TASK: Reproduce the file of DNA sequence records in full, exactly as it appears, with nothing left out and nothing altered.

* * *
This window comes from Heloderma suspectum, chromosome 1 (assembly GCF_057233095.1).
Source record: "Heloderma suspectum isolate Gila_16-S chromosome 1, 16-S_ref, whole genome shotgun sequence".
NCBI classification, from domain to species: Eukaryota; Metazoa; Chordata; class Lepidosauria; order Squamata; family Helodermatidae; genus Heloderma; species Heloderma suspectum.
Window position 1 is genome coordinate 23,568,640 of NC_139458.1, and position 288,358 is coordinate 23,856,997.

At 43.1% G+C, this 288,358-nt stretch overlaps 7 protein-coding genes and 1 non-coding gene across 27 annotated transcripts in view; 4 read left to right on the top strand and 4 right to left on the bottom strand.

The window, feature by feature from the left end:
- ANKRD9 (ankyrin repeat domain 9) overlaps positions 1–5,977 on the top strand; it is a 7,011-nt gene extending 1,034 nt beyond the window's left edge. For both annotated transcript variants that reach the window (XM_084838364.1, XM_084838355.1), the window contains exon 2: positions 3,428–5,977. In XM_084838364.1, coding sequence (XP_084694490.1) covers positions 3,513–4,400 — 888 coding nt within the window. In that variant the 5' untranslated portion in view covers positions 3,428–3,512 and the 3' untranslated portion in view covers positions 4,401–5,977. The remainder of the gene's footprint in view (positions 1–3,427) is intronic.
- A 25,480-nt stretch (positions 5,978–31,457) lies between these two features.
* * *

This window comes from Heloderma suspectum, chromosome 1 (assembly GCF_057233095.1).
Source record: "Heloderma suspectum isolate Gila_16-S chromosome 1, 16-S_ref, whole genome shotgun sequence".
NCBI classification, from domain to species: Eukaryota; Metazoa; Chordata; class Lepidosauria; order Squamata; family Helodermatidae; genus Heloderma; species Heloderma suspectum.
Window position 1 is genome coordinate 23,568,640 of NC_139458.1, and position 288,358 is coordinate 23,856,997.

At 43.1% G+C, this 288,358-nt stretch overlaps 7 protein-coding genes and 1 non-coding gene across 27 annotated transcripts in view; 4 read left to right on the top strand and 4 right to left on the bottom strand.

The window, feature by feature from the left end:
- ANKRD9 (ankyrin repeat domain 9) overlaps positions 1–5,977 on the top strand; it is a 7,011-nt gene extending 1,034 nt beyond the window's left edge. For both annotated transcript variants that reach the window (XM_084838364.1, XM_084838355.1), the window contains exon 2: positions 3,428–5,977. In XM_084838364.1, coding sequence (XP_084694490.1) covers positions 3,513–4,400 — 888 coding nt within the window. In that variant the 5' untranslated portion in view covers positions 3,428–3,512 and the 3' untranslated portion in view covers positions 4,401–5,977. The remainder of the gene's footprint in view (positions 1–3,427) is intronic.
- A 25,480-nt stretch (positions 5,978–31,457) lies between these two features.